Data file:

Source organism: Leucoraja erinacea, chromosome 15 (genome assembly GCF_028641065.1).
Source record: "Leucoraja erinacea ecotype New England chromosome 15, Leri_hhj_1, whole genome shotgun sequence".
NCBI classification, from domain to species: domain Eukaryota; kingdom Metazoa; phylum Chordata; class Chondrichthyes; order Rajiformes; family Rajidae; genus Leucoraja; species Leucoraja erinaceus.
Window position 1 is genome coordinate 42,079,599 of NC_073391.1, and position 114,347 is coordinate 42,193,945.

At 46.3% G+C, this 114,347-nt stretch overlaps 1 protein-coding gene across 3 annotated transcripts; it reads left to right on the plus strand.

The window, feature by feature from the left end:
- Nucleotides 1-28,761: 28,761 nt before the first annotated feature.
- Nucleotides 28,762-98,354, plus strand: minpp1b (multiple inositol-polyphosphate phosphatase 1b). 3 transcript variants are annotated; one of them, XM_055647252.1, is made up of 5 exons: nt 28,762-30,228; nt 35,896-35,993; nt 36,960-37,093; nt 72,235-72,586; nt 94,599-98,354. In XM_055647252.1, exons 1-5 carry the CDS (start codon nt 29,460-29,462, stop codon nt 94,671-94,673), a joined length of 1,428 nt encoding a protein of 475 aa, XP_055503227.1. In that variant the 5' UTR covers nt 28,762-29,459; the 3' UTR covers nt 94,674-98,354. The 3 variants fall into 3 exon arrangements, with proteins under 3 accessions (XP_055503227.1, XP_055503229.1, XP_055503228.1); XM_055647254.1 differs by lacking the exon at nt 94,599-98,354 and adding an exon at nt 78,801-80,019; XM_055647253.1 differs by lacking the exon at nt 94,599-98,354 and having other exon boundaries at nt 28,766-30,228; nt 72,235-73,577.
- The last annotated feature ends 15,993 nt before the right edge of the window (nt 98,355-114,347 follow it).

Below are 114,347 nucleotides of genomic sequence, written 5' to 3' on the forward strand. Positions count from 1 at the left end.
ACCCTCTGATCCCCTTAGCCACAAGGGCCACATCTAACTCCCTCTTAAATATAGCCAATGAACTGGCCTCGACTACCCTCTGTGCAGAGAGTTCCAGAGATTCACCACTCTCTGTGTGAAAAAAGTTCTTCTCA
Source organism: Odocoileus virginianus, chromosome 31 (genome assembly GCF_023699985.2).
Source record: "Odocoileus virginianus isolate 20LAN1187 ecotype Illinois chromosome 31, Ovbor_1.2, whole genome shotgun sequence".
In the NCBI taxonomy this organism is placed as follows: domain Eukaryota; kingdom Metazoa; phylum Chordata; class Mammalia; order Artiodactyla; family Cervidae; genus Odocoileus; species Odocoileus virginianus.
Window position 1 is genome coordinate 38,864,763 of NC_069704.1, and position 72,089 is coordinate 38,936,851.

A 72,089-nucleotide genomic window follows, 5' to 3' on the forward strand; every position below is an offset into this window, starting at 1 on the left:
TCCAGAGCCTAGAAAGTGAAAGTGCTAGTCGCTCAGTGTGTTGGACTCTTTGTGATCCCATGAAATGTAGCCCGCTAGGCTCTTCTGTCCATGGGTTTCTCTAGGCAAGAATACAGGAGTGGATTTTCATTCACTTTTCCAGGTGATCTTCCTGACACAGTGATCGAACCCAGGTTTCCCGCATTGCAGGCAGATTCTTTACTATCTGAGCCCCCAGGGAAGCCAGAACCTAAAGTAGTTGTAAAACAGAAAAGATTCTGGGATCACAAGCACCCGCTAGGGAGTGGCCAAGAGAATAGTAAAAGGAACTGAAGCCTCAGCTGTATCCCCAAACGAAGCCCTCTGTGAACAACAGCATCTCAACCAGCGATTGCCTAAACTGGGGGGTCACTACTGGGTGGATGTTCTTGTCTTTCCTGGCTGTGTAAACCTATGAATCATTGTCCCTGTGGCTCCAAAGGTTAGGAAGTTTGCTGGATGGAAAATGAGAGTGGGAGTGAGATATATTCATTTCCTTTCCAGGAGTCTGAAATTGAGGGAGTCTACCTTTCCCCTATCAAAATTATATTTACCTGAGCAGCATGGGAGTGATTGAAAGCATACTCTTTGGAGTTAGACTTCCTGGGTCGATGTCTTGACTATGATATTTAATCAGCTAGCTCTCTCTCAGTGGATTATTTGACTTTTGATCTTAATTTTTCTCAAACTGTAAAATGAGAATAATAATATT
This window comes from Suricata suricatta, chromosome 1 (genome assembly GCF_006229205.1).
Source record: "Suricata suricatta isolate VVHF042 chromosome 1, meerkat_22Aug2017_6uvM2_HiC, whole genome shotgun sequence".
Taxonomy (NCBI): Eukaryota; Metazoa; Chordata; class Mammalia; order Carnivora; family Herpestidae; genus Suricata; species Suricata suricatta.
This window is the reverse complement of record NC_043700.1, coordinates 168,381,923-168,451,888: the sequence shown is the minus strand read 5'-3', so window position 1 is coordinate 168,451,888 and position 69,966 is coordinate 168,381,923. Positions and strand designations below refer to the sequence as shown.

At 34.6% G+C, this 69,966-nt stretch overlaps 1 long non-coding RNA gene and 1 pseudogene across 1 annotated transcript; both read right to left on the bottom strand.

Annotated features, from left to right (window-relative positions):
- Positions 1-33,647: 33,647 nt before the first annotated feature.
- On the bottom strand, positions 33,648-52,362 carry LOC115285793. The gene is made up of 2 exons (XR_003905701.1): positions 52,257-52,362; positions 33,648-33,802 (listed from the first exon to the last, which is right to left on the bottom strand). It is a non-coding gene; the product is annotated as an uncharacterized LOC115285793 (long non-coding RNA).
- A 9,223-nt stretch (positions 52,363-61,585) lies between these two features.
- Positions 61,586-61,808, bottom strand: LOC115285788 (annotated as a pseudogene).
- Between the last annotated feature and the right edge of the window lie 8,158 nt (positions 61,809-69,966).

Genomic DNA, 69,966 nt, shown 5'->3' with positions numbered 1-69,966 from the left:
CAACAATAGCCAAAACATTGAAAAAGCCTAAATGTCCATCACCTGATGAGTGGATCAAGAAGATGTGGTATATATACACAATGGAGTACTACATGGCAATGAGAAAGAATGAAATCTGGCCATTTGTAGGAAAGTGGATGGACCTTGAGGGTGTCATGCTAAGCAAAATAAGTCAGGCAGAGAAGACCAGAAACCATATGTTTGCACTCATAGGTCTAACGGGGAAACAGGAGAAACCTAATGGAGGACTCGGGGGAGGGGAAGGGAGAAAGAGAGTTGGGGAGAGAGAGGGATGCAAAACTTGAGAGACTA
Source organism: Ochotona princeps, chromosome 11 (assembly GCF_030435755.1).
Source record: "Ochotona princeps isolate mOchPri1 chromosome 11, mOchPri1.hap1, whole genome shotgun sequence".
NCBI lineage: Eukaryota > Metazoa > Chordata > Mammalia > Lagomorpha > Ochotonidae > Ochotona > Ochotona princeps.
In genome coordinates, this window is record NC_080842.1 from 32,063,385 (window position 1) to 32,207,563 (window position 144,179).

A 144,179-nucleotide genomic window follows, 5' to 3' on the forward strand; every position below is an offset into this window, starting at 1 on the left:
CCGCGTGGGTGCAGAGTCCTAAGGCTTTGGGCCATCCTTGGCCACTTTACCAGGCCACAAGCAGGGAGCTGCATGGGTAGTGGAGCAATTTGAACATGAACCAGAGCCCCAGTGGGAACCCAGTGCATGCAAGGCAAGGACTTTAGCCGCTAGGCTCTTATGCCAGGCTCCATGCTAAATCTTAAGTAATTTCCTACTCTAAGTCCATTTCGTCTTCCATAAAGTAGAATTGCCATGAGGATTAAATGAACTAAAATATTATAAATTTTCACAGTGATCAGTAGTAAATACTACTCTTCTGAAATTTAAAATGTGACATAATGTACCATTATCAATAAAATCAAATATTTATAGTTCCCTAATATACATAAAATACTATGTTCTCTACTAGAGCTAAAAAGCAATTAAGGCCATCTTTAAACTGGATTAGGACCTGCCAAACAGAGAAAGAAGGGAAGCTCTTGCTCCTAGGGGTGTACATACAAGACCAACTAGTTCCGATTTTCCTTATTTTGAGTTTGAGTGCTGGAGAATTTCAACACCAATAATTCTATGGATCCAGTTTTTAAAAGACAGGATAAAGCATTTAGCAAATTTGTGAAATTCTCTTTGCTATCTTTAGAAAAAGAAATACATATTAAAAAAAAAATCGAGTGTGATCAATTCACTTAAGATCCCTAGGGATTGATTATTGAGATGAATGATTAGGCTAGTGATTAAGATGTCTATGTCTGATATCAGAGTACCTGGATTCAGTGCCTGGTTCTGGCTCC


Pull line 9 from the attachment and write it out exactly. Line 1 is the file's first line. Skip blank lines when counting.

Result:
- The last annotated feature ends 15,993 nt before the right edge of the window (nt 98,355-114,347 follow it).